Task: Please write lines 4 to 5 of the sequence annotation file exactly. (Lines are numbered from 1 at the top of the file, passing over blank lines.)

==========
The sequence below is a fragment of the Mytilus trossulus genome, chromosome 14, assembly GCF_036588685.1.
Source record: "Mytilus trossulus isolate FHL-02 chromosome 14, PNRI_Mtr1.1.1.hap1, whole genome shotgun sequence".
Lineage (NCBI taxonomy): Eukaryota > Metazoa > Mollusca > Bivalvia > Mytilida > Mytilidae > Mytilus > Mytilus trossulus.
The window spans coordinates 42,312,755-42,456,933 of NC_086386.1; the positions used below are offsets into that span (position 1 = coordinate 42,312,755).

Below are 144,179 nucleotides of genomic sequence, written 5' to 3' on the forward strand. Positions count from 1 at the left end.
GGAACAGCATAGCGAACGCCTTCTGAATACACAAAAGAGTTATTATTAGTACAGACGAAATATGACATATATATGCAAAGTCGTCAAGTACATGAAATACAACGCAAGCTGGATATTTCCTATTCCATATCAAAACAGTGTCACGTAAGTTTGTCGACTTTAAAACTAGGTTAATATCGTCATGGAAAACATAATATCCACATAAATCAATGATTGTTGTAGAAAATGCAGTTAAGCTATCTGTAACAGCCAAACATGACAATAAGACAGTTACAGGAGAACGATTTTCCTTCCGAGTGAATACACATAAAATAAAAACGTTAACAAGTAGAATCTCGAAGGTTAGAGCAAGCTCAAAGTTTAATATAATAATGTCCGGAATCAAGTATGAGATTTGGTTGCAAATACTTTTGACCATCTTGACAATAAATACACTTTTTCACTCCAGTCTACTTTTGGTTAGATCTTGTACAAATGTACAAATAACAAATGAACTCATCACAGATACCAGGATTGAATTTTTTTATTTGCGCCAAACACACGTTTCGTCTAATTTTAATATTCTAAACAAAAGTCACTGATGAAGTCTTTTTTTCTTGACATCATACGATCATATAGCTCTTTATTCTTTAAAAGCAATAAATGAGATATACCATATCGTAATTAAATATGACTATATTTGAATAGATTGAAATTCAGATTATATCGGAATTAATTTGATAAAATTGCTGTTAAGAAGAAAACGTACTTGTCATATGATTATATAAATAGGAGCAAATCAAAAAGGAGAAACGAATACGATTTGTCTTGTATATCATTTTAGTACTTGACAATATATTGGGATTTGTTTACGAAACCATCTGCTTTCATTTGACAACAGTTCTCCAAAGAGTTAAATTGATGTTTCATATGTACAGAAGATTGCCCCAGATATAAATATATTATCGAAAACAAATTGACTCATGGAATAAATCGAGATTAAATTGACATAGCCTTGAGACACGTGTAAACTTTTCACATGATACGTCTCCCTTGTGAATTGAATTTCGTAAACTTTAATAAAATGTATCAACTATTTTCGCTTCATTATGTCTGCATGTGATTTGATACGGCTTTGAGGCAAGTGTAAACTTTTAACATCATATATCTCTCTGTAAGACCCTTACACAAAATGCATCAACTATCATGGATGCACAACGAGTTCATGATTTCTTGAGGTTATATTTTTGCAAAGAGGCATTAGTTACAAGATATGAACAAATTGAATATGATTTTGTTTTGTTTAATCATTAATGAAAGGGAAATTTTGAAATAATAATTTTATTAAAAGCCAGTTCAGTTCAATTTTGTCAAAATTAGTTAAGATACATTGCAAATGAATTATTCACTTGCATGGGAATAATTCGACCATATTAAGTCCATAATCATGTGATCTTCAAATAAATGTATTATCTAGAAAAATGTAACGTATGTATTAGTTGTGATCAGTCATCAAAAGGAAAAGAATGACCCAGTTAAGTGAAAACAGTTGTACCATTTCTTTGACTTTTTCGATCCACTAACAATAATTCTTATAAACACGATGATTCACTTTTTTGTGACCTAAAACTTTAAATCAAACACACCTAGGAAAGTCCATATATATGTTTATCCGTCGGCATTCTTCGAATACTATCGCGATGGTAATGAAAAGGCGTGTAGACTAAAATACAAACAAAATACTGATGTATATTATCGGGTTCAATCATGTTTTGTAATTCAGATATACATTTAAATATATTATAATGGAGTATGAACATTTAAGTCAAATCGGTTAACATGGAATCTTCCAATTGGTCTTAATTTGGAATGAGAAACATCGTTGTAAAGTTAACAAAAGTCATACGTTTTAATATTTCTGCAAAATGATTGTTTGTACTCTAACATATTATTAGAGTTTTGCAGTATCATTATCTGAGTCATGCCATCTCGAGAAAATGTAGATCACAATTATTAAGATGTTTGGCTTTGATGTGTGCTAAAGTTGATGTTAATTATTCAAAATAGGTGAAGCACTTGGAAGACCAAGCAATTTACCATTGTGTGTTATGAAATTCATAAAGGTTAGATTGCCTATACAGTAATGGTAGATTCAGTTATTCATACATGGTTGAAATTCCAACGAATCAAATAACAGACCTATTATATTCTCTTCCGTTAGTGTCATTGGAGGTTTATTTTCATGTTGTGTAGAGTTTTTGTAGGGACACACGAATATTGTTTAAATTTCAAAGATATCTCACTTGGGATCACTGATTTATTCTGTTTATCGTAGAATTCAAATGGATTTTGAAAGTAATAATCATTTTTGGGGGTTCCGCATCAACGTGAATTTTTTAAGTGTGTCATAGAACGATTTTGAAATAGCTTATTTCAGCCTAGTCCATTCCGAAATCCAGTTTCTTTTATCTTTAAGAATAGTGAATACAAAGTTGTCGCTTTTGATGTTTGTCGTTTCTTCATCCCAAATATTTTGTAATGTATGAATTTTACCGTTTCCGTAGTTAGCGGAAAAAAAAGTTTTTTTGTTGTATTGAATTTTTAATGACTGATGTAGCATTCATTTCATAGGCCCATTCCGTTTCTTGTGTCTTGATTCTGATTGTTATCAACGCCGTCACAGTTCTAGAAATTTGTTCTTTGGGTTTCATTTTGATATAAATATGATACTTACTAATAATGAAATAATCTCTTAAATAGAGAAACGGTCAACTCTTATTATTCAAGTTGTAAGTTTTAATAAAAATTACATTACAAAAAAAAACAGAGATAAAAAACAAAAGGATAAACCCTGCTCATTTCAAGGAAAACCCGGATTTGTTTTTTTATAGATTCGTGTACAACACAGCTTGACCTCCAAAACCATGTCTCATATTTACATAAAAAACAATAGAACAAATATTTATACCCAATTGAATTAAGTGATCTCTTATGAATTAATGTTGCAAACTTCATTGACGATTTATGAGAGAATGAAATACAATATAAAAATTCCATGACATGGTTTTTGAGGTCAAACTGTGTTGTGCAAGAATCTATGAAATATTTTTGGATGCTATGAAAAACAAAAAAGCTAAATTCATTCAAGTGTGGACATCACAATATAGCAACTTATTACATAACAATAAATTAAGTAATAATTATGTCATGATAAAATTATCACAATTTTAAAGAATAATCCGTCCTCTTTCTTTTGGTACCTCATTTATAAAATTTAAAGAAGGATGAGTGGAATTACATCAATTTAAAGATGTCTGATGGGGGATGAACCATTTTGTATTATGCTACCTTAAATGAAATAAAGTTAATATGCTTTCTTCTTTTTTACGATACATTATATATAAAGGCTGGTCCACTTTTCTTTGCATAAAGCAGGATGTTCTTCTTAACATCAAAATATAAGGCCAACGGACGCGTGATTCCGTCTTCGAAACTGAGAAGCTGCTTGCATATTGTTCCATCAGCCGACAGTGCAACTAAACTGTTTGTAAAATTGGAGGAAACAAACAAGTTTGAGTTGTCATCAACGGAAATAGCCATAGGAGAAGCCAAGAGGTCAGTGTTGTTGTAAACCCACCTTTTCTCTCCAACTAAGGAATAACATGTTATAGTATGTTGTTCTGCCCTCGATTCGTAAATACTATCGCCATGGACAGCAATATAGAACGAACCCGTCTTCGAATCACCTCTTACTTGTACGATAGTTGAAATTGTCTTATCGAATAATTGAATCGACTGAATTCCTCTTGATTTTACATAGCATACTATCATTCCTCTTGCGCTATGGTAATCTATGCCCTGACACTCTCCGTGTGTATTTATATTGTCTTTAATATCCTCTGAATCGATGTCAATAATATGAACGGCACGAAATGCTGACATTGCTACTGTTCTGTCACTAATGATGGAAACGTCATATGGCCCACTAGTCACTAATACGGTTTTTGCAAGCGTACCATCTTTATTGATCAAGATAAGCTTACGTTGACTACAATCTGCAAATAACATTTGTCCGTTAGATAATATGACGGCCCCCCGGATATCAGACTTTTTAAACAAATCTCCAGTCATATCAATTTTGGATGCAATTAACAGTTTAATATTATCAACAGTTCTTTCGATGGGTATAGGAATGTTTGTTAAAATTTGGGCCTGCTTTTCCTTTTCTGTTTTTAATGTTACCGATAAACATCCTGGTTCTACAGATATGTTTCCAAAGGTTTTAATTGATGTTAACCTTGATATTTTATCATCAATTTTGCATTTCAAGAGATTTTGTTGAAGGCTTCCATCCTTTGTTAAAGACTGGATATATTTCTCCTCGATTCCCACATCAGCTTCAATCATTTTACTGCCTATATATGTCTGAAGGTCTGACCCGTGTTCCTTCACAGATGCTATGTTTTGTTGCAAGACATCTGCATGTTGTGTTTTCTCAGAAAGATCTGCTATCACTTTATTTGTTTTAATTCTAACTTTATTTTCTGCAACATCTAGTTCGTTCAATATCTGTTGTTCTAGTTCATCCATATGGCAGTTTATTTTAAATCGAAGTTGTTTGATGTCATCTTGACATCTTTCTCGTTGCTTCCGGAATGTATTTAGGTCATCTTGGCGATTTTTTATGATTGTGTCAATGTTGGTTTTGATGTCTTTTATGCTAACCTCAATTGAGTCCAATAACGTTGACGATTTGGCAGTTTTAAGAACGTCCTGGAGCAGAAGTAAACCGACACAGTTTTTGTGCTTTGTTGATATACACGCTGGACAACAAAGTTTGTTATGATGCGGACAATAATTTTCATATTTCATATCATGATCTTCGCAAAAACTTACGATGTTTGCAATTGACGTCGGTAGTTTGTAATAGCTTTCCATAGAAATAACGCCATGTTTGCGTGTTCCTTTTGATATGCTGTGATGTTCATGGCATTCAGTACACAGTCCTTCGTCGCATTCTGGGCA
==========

The window spans coordinates 42,312,755-42,456,933 of NC_086386.1; the positions used below are offsets into that span (position 1 = coordinate 42,312,755).

Below are 144,179 nucleotides of genomic sequence, written 5' to 3' on the forward strand. Positions count from 1 at the left end.